Attribute her success to tenacity and talent all you
want-but Claire Simpson will tell you it’s really all about luck!
Just five years after getting her start assisting legendary editor
Dede Allen on 1981’s Reds (for which Allen received an Oscar
nod), Simpson was reciting her own Oscar acceptance speech for her
work on Oliver Stone’s Platoon.

With a filmography consisting of more than a dozen
films, including two further projects with Stone (Salvador and Wall Street) and collaborations with directors Robert Towne,
Neil LaBute, Ridley Scott and Tony Scott, Simpson has carved out
a career that would make most editors envious. Here, she discusses
her roadmap to Hollywood, political awareness and how it really
all began with some mixed up birdcalls.

Jennifer Wood (MM): First, just give me
a little bit of background on you: where you were born, education,

Claire Simpson (CS): I was born and educated
in England, but my family was Irish and we spent large chunks of
time there. Meals were always digested with a large dose of political
debate, so there was always a highly charged atmosphere at the dinner
table. God forbid if you didn’t keep up with current events. I still
read four newspapers a day, and watch documentaries addictively.

MM: Is it true that you began editing nature
films for Irish television?

CS: After school I moved back to Dublin and
worked on nature films for Irish television. I was totally inadequate.
I would get all the birdcalls mixed up. Suddenly a loon would be
endowed with the song of a lesser-spotted warbler. I was a city
girl, after all, and country life was not only unfamiliar to me,
it was alien. I would march up the Wicklow Mountains in high heels,
crawl into a bird hide and read Jean-Paul Sartre for hours on end.
On one of those balmy days of August, I realized that existentialism
and angst was to be my destiny and what better place to find it
that Hollywood!

MM: How did this introduction to film via
non-fiction work influence your style when you began working on

CS: I went on to edit several documentaries,
which satisfied my appetite for political discourse. Documentaries
really make you feel part of the world, whereas features remove
you from it because you are largely dealing with fantasy or fiction.
With documentaries you are up to your neck in the nitty gritty of
real life. You are not working from a script so you often have to
invent one with the director. The rules of drama still apply: it’s
usually a three-act form, but the characters and the situations
are very real. One is, essentially, writing with images.

MM: When did you get your first big break
into the film industry?

CS: On the way [to Hollywood], I had a short
diversion to London where I had the great good fortune to meet Dede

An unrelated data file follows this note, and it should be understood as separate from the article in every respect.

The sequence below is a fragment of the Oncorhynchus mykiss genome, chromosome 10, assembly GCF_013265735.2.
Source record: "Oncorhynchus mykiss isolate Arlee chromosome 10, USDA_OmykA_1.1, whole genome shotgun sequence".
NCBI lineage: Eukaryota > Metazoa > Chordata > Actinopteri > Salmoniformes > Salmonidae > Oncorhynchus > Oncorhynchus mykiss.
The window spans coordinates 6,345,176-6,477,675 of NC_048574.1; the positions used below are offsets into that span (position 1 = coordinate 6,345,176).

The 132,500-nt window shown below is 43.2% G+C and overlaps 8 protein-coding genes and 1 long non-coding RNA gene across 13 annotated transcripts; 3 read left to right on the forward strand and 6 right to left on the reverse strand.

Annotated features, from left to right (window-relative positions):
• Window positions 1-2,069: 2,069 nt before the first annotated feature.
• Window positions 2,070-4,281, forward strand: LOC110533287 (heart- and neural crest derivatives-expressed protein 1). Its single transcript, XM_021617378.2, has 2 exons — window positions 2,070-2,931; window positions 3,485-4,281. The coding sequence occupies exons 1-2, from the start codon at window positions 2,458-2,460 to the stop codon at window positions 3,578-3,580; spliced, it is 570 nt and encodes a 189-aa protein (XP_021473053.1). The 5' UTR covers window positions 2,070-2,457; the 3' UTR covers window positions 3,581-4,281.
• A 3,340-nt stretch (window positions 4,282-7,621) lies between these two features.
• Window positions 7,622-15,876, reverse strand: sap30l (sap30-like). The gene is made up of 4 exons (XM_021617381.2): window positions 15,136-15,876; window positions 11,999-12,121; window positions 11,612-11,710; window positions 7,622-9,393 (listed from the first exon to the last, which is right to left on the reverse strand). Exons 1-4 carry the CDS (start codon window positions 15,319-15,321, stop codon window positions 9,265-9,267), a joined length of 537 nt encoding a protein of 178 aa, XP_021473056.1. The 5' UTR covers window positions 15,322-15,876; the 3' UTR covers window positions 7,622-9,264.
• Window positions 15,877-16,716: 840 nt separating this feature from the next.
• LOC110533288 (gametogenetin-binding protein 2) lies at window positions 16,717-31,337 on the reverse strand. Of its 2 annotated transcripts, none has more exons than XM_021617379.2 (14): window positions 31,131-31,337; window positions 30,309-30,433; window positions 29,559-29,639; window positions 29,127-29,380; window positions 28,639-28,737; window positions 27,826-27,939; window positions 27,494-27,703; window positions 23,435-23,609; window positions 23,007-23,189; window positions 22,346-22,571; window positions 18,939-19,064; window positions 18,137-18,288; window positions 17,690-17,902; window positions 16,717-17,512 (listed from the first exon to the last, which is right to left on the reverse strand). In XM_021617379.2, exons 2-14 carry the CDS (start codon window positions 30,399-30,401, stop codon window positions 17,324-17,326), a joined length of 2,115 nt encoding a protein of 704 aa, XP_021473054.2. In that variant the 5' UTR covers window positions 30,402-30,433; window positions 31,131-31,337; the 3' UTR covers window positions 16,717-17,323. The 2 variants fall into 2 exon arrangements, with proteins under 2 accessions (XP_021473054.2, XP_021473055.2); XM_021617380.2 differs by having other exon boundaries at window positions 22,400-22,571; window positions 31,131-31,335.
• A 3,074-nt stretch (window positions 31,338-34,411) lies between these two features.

Allen. She was looking for a crew for Reds, and I presented
myself for work as an assistant. When Dede bounced into the room,
her good natured geniality dispelled any illusions I might have
had of a gnarled, cigar-smoking, hyperactive achiever. Her sheer
physical strength radiates with intelligence and defines the space
around her. We were all smitten and swore loyalty, because that
is what Dede inspires. Her honesty when dealing with both the material
and people is disarming. She challenges at the same time as nurtures.
Her formal dexterity pushes the art of editing to exhilarating highs,
and it was exciting to watch her work and shape a scene.

MM: It’s not news that women have always
been underrepresented in the film industry-except when it comes
to the editing room. Why do you think it’s in the editing room that
women have always made a difference?

CS: Yes, there has always been a tradition
of women in the cutting room. I don’t know exactly why. I have heard
some liken the process to weaving or sewing, and then there are
those theories about women having a greater capacity for detail,
which is fundamental to editing. I think these perceptions might
explain why it was acceptable for women to work in the cutting rooms,
but I don’t think that it is particularly helpful to use those analogies

Men and women are equally adept at these skills and
the available technology has stripped away a lot of the physical
fussiness of the work and allowed the form to become more of an
intellectual exercise. Personally, I think that editing has more
to do with architecture and, having built a house recently, I can
honestly say that dealing with the plumbing can be as tantalizing
as disguising the mechanics of the plot.

MM: You’ve worked with a number of the film
industry’s most celebrated directors, but whose personalities and
work habits all are rumored to be quite different. What is your
advice on how to balance these strong personalities to create a
successful film?

CS: I’ve worked with some very talented people;
not just directors but wonderful actors, cinematographers, designers-and
I’ve enjoyed the loyal support of my own crews, who I try to include
in the process as much as possible. I build a challenging and nurturing
environment, as Dede graciously extended toward me. And then I try
to have some fun.

Cutting rooms are only dark and gloomy places if you
make them so. Hard work, educated taste, sharp instincts and a flare
for the absurd have been essential to my career as an editor as
well as important ingredients for my life. And never underestimate
the value of good luck. I know many extraordinarily talented people
who have not been lucky enough to win an Academy Award. Don’t get
me wrong, it was remarkably validating to win. But what really counts
is to face every working day with the guts to be honest both with
your director and with the material you’re working with. If you
can’t do that, don’t take the job.